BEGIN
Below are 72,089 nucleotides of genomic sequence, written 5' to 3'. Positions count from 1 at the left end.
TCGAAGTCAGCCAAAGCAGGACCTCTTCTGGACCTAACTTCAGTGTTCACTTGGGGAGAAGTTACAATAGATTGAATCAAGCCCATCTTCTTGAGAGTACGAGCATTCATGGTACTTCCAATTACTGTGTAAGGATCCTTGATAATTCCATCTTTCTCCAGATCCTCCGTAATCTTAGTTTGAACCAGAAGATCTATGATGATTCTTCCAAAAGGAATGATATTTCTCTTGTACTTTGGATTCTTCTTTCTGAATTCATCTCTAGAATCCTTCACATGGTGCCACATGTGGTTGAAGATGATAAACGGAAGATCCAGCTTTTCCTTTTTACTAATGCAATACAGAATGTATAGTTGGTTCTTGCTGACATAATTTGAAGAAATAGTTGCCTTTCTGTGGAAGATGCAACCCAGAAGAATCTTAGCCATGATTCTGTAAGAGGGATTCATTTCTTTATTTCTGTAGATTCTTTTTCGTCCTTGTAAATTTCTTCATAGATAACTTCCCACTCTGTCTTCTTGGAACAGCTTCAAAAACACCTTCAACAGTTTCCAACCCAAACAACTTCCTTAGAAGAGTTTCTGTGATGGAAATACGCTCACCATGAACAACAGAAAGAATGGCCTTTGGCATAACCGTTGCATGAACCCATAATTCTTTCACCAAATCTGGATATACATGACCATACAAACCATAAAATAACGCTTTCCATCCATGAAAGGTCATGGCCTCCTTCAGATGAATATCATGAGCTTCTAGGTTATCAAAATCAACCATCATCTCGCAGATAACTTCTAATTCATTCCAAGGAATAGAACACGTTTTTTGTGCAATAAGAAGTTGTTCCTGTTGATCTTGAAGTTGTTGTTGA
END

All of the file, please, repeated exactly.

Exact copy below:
Below are 72,089 nucleotides of genomic sequence, written 5' to 3'. Positions count from 1 at the left end.
TCGAAGTCAGCCAAAGCAGGACCTCTTCTGGACCTAACTTCAGTGTTCACTTGGGGAGAAGTTACAATAGATTGAATCAAGCCCATCTTCTTGAGAGTACGAGCATTCATGGTACTTCCAATTACTGTGTAAGGATCCTTGATAATTCCATCTTTCTCCAGATCCTCCGTAATCTTAGTTTGAACCAGAAGATCTATGATGATTCTTCCAAAAGGAATGATATTTCTCTTGTACTTTGGATTCTTCTTTCTGAATTCATCTCTAGAATCCTTCACATGGTGCCACATGTGGTTGAAGATGATAAACGGAAGATCCAGCTTTTCCTTTTTACTAATGCAATACAGAATGTATAGTTGGTTCTTGCTGACATAATTTGAAGAAATAGTTGCCTTTCTGTGGAAGATGCAACCCAGAAGAATCTTAGCCATGATTCTGTAAGAGGGATTCATTTCTTTATTTCTGTAGATTCTTTTTCGTCCTTGTAAATTTCTTCATAGATAACTTCCCACTCTGTCTTCTTGGAACAGCTTCAAAAACACCTTCAACAGTTTCCAACCCAAACAACTTCCTTAGAAGAGTTTCTGTGATGGAAATACGCTCACCATGAACAACAGAAAGAATGGCCTTTGGCATAACCGTTGCATGAACCCATAATTCTTTCACCAAATCTGGATATACATGACCATACAAACCATAAAATAACGCTTTCCATCCATGAAAGGTCATGGCCTCCTTCAGATGAATATCATGAGCTTCTAGGTTATCAAAATCAACCATCATCTCGCAGATAACTTCTAATTCATTCCAAGGAATAGAACACGTTTTTTGTGCAATAAGAAGTTGTTCCTGTTGATCTTGAAGTTGTTGTTGA